Sure it is commendable that you want food manufacturers to stop making junk food look and smell like real food. But first, smack yourself in the ass and stop trying to make real food taste like junk food!


16 responses to “Real food, non-food and make believe real food – ‘Healthy Indulgence’

  1. Jill Donnelly October 4, 2011 at 5:31 pm

    I get your point, but it would be better made without use of the word “retarded” used in this context. If it meant something was made to slow down, then perhaps, but using it to mean, dim witted, not so cool. I have two family members with down syndrome and not even they are retarded.

  2. Divya R October 4, 2011 at 5:40 pm

    cholesterol free cocaine!!!!! llololol!
    Raj, I can’t believe the timing of this post! I wasted over an hour yesterday at the health food section of the super market, hunting for a replacement for Marie Biscuits which my 70 year old mom-in-law has 2 of -twice a day – every single day! She has arthritis and most digestive problems, (as well as all the usual misconceptions on what is healthy food!) Gluten free cookies, had gluten free flour — read fine print –corn flour / maize flour / potato flour / emulsifiers / xanthan gum / and an assortment of numbers and alphabets as ingredients, not to mention veg oil and a cartload of sugar and flavours! I also spent considerable time on the net hunting recipes in an attempt to make real-food-cookies at home! Hubby isn’t convinced with my “drop the snack” or “eat hard boiled egg” or even “puffed rice” tho not so desirable! I am thinking I should just let her stay with Marie!!!!!

  3. Arunima October 4, 2011 at 8:17 pm

    Am still laughing at cholesterol free cocaine…now how does one do that ?
    Your explanations are right on…

  4. Vizeet October 4, 2011 at 9:36 pm

    Excellent post Raj!! And I fully agree with you. In addition to this if someone has autoimmune problem and can’t resist a problematic food item then it makes sense to replace it with something close, or start hating it. Hating brings down reward of food item, this is my experience.

  5. Anitha October 5, 2011 at 2:22 pm

    Excellent post! Very sensible. Are you by anyway implying that “moderation” is the key? Too much of anything (even healthy food) causes imbalance and health issues. I remember you mocking at “moderates” in some of your previous posts.

    • RG October 10, 2011 at 4:17 am

      Thank you Anitha.

      And absolutely not. Moderation is never the key. Moderation comes into play if and when you include something in your diet. I don’t think theres any reason to include grains, especially wheat, in your diet ‘cos it gives you nothing and take away plenty. So moderation is not the point here. The point is… if you crave something and youre not allergic to it, eat it!

      • Anitha October 13, 2011 at 7:35 am

        That is not what I meant Raj. If some food doesn’t sit well with you(not just allergic reaction, may be poor digestion or heartburn) don’t eat it, or if you like it so much, limit it. There is no point eating stuff that is bad for you “moderately”, that is stupidity. What I am talking about is healthy good stuff. Even that needs moderation. Anything in excess quantities than your body needs is toxic to your body, including vitamins and minerals. And I get your point totally about going overboard with “fake junk stuff with healthy ingredients”. I see a few people around me eating 3-4 pounds of fish for lunch saying it is healthy. When I want to eat a cake, I eat the real one. I eat chapathis(dough made with whey from the yogurt and soaked for 12 hours) once a week because we like it and it sits well with our bodies.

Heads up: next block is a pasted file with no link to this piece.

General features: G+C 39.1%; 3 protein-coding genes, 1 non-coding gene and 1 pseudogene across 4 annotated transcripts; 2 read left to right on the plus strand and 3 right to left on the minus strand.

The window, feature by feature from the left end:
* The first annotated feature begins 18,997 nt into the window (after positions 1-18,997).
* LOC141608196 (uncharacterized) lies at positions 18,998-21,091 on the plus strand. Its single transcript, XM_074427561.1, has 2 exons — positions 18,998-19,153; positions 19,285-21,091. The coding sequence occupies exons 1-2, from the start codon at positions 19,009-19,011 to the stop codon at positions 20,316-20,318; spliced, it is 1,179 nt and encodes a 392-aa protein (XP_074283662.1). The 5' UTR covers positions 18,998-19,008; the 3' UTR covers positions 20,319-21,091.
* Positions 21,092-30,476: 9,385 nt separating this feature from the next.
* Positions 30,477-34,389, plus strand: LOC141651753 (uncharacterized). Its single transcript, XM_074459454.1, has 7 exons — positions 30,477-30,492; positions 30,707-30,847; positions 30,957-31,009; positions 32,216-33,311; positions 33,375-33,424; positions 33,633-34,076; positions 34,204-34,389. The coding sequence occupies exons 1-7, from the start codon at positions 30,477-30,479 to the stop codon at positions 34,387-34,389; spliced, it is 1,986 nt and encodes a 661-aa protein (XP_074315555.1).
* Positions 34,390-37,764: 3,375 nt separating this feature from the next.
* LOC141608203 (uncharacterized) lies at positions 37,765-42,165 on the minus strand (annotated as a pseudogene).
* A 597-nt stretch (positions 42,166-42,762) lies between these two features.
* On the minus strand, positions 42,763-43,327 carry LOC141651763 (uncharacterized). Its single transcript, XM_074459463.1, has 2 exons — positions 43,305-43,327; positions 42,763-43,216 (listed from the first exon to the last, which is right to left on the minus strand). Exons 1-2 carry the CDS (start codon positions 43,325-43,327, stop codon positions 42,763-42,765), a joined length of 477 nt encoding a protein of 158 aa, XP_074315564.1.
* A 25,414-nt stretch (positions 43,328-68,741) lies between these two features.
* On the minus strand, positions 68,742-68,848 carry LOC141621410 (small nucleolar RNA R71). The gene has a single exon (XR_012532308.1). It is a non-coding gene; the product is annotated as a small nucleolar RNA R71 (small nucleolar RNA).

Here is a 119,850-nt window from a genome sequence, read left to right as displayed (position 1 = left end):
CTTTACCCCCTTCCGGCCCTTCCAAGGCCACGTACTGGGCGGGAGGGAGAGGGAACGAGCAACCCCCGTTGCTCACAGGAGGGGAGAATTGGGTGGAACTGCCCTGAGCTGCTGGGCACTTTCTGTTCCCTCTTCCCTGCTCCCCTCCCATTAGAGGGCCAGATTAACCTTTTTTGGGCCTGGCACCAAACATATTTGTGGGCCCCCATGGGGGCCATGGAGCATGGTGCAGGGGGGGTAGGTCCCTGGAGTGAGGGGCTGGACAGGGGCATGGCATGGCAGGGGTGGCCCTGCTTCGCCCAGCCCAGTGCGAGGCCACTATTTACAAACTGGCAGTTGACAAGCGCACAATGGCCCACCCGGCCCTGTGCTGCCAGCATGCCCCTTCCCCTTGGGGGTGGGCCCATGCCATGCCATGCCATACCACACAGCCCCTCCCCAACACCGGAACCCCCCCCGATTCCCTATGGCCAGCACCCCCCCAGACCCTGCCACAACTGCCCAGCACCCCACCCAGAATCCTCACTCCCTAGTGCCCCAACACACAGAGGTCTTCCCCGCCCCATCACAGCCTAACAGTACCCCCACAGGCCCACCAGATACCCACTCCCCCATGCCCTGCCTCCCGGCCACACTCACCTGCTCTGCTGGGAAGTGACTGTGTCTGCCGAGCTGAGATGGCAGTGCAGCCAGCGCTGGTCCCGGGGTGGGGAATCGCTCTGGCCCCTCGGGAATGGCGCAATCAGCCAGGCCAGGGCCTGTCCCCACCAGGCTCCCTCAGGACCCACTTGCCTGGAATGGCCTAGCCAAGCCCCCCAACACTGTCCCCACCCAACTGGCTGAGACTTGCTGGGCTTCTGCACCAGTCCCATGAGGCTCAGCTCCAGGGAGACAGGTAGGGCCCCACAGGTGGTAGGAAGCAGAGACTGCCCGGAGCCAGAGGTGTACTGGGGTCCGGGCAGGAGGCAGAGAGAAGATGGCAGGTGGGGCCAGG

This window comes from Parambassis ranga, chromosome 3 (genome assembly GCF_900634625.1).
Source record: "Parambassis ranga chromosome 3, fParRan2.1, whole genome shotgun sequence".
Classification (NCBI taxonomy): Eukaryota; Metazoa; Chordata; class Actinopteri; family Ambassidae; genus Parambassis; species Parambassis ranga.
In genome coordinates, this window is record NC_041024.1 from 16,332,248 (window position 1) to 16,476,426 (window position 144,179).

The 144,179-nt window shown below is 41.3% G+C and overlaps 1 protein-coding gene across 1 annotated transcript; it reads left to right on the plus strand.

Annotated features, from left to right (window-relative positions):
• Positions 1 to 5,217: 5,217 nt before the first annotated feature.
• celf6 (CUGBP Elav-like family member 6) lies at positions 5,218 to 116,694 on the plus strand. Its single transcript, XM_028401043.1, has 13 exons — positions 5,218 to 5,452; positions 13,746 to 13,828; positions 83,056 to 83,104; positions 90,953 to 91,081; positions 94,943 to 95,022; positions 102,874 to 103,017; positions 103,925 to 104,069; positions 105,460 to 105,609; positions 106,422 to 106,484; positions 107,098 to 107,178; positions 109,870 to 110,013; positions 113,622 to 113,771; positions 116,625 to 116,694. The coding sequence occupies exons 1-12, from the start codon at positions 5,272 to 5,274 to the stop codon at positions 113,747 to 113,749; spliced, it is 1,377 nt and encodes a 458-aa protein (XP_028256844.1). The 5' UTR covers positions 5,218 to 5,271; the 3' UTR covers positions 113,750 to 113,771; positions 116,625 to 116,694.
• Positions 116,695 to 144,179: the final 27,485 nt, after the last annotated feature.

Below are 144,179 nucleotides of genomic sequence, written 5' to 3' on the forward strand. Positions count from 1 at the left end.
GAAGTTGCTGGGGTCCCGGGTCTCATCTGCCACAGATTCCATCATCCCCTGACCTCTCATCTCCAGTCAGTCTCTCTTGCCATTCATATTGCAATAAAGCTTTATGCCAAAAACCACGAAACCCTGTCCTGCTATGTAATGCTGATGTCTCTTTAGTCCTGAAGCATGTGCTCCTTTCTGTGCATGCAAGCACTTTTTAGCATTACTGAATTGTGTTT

6. Sonia October 6, 2011 at 12:26 pm

    I follow Elana’s food blog and for the one off occasion when I have to make a cake her recipes are good. That said, I have always found it funny when people post/publish gazillions of cake recipes making each one sound better than the other. Put sugar-butter-any-flour together and you can never go wrong. Your taste buds will go mmmmmmmmm no matter what proportion they are in or how they are cooked. Think people think !!!!

  7. davidknife October 8, 2011 at 11:33 am

    try gluten free baked goods – not yeasty ones like bread, but things that need to be light – like pancakes. they are actually better ‘cos there’s no gluten to make it tough.

    people call me “abnormal” ‘cos i don’t crave bread (which i was addicted to) or cheesecake (which i really liked). i don’t try to make the quasi ones either. does that make me retarded? or just nutritionally satiated?

    • RG October 10, 2011 at 4:21 am

      David – That just makes you normal. The point is… eat what you crave as long as it wont hurt you badly. Dont reinvent junk food using so called healthy ingredients and make that a reason to eat them every now and them.

      I do agree that gluten free baking is light. If you make stuff gluten free cos you like the lightness… you’re spot on my friend. Just dont get gluten free bread and eat a loaf every other day claiming its good for ya. And ‘you’ is used generally here.

  8. varsha tiwary October 19, 2011 at 4:09 am

    I agree that healthy mithai is an Oxymoron Raj.For us jaded adults taht is.
    But as a mother of two growing up kids there is indeed a genuine requirement for reinventing junk foods using healthier ingredients,lesser sugar and whole grains and so on.
    It is impossible/counterproductive to preach that wheat and sugar is bad to kids. So sanitized indulgences accompanied by lot of real foods is a strategy that works.
    To an extent that when the kids insist on going to McDonalds and Dominoes they are all enthu but they can not real;ly take the sensory overload and give up on the burger /pizza halfway.
    Whereas they can really enjoyably and safely eat home made goodies.